The biggest change for the facelifted (I use the term advisedly) Commodore SV6 is something of very little relevance to Kiwi buyers: like the rest of the VE II lineup, the 3.6-litre V6 models can now run on E85 biofuel.
These so-called Flex Fuel Commodores give owners the opportunity to enjoy their large cars while easing the conscience a little by running on a blend that’s made up of a mere 25 per cent fossil fuel. In Australia.
In New Zealand, there’s still only one mainstream filling station that can sell you E85: a Gull facility in Hamilton. Good if you live there. Bit inconvenient of you don’t. And you wouldn’t want to drive too far to fill up, as E85 costs more and doesn’t take the car as far per litre.
That said, the SV6 still runs happily on ordinary fuel. The larger-capacity engine (other Commodore sixes have a 3.0-litre powerplant) goes some way towards justifying the SV6’s sporty image and body kit, and it’s still a great thing to drive on Kiwi roads. Rear-drive family cars are a rarity and when one’s been set up by a maker as focused on driver appeal as Holden, you’ve got an entertaining vehicle that can carry five adults in comfort.
Even at $57,890, it’s a lot of car for money. A bit old-school? Perhaps.
Even without E85 in the tank, the facelift Commodore is a little bit more green than it used to be. Just a little. There are range-wide changes to the six-speed automatic transmission to reduce friction, as well as modifications to the air conditioning system to mimimise its draw on the powertrain. The SV6 sportwagon eeks out another 0.1 litre per 100km – overall figure 9.8 litres. The entry Omega 3.0 sportwagon makes bigger gains, improving from 9.2 to 8.9 litres per 100km.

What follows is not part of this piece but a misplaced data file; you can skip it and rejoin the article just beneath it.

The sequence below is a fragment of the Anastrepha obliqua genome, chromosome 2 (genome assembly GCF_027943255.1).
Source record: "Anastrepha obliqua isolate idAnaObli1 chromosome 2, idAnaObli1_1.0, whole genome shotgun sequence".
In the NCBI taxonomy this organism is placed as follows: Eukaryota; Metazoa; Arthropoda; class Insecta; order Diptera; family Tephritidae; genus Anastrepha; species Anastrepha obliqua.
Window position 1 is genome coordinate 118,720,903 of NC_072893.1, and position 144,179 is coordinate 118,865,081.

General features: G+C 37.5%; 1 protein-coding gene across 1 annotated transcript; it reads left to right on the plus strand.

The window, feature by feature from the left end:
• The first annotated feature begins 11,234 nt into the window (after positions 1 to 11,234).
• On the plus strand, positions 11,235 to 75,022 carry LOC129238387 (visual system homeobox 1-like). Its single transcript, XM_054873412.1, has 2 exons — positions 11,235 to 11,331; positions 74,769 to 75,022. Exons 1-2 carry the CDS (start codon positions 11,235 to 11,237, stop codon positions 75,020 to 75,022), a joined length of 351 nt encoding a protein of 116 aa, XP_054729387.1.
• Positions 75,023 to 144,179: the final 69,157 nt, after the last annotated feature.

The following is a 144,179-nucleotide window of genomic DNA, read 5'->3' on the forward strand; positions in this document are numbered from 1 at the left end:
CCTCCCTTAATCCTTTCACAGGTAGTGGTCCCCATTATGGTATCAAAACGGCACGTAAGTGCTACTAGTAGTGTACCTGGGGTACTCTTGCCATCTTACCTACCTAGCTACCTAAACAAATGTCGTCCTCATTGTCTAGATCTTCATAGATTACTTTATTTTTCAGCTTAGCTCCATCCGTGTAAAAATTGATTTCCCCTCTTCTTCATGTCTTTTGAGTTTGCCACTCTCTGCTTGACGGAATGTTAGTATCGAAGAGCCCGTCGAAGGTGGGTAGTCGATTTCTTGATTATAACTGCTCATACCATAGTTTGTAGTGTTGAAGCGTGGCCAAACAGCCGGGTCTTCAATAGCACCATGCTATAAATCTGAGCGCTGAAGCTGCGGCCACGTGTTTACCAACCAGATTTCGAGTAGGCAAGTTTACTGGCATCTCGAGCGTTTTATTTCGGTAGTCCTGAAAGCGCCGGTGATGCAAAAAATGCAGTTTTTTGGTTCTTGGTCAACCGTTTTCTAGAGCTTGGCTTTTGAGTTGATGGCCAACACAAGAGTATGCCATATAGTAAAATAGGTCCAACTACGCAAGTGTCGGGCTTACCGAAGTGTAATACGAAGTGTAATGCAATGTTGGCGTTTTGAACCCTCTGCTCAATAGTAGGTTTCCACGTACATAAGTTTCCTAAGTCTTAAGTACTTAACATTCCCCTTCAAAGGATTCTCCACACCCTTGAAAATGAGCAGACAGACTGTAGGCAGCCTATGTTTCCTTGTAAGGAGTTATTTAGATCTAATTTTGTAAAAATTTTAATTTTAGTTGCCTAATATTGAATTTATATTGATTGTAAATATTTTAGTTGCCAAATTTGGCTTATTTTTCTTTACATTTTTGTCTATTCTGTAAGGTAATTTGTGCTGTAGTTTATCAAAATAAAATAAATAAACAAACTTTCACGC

Inside, the Commodore’s colour-touchscreen cabin control system has been upgraded, including Bluetooth compatibility with the latest smartphones, and there are minor trim changes depending on which interior colour scheme is chosen.
A this point you might be squinting at the images of the SV6 sportwagon and wondering what’s changed on top. Very little, as it happens. There’s some extra chrome highlighting on the grille and lower air intake, as well as the new colour featured here: Perfect Blue, a hue inspired by the most famous Peter ‘Perfect’ Brock road car, the HDT Group A VK SS from 1985. In fact, the new colour was created using a factory paint chip from the original.
Hmmm. In the words of another Melbourne icon, Daryl Kerrigan, they’re dreaming. The SV6 sportwagon is a quick, entertaining car; but not quite that quick and entertaining. Nice colour all the same. Gives the car a good visual, er, vibe.